Tag Archives: installation

1,400 Square Feet of Candy-Colored Resin Layered Onto the Floor of a German Museum 

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All photos by bernhard strauss, © VG bild-kunst, bonn 2016

Painter Peter Zimmermann has moved his colorful hues from canvas to floor in his latest exhibition “Freiburg School,” at the Museum für Neue Kunst in Freiburg, Germany. The installation is composed of bright blue, pink, and peach resin that appears like a candy-colored lagoon beneath the feet of museum-goers. This resin covers more than 1,400 square feet, layered in fluid patterns that subtly reflect Zimmerman’s abstract works on the walls. These pieces are also multi-layered— oil paintings that symbolize digital media motifs, a theme that has begun to often influence contemporary painting.

“When I realized my first floor piece about eight years ago, it represented an attempt to break with the shiny surface of the synthetic resin works,” said Zimmermann in a conversation with German journalist Till Briegleb. “The fact that visitors actually walk on it necessarily means that the surface will get scratched, destroyed. It develops a kind of patina as a result. Trainers leave scuff marks, high heels leave scratches. All of which are all interesting relicts…. I think that these traces correspond to the brush strokes of the oil paintings.”

Zimmermann was born in 1965 in Freiburg, and “Freiburg School” is his first large solo exhibition that has been exhibited in his hometown. You can sit, step, and stare into his immersive installation through June 19th, 2016. (via Designboom)

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A Reclaimed Wood Installation Sourced From the San Francisco Dump by Barbara Holmes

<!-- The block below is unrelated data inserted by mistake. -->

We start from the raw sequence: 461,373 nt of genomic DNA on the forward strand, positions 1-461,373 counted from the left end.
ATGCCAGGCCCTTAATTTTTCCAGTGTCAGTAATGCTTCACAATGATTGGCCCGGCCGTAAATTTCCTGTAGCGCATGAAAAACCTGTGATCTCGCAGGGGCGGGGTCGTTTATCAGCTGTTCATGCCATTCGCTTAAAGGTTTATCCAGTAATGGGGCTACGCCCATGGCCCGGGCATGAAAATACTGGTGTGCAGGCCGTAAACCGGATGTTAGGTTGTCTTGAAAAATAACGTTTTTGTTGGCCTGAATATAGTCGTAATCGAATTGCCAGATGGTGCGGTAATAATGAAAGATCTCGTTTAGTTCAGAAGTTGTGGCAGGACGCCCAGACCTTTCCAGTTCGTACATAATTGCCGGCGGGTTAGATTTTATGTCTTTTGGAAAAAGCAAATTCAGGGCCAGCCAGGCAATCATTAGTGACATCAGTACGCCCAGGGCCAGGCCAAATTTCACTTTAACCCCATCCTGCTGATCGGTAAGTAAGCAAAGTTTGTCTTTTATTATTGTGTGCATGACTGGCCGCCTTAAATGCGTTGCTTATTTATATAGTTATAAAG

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“Untitled, No. 5” (2012), reclaimed lath installation at 1045 Mission St. San Francisco CA. All images via Barbara Holmes

Barbara Holmes' installation Untitled, No. 5 is a site-specific example of one woman’s trash is another one’s treasure. The spiraling wooden work that was installed at 1045 Mission St. was completely sourced from the city’s own dump, turning thrown away limber into a kaleidoscopic work that spanned both the length and height of the gallery space.

Using sourced and reclaimed materials is at the heart of Holmes’ practice, carefully transforming the untidy elements into aesthetically crafted pieces. “At first glance my work my appear oddly familiar or utilitarian,” says Holmes in her artist statement, “but on closer inspection of the materials and their re-contextualization, the viewer may need to reconsider initial ideas as they discover more layers of meaning.”

This spring Holmes had a solo exhibition titled “Reclamation” at the SaddleCack College Art Gallery in Mission Viejo. You can see more of her recycled works on her website. (via Dark Silence in Suburbia)

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Bits and Pieces: An Expandable Kinetic Toy Sphere Installation by Nils Volker 

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Bits and Pieces, 2016. Nils Völker. Plastic balls, wood, motors, custom electronics and programming, size variable. Photo by Bresadola+Freese/drama-berlin.de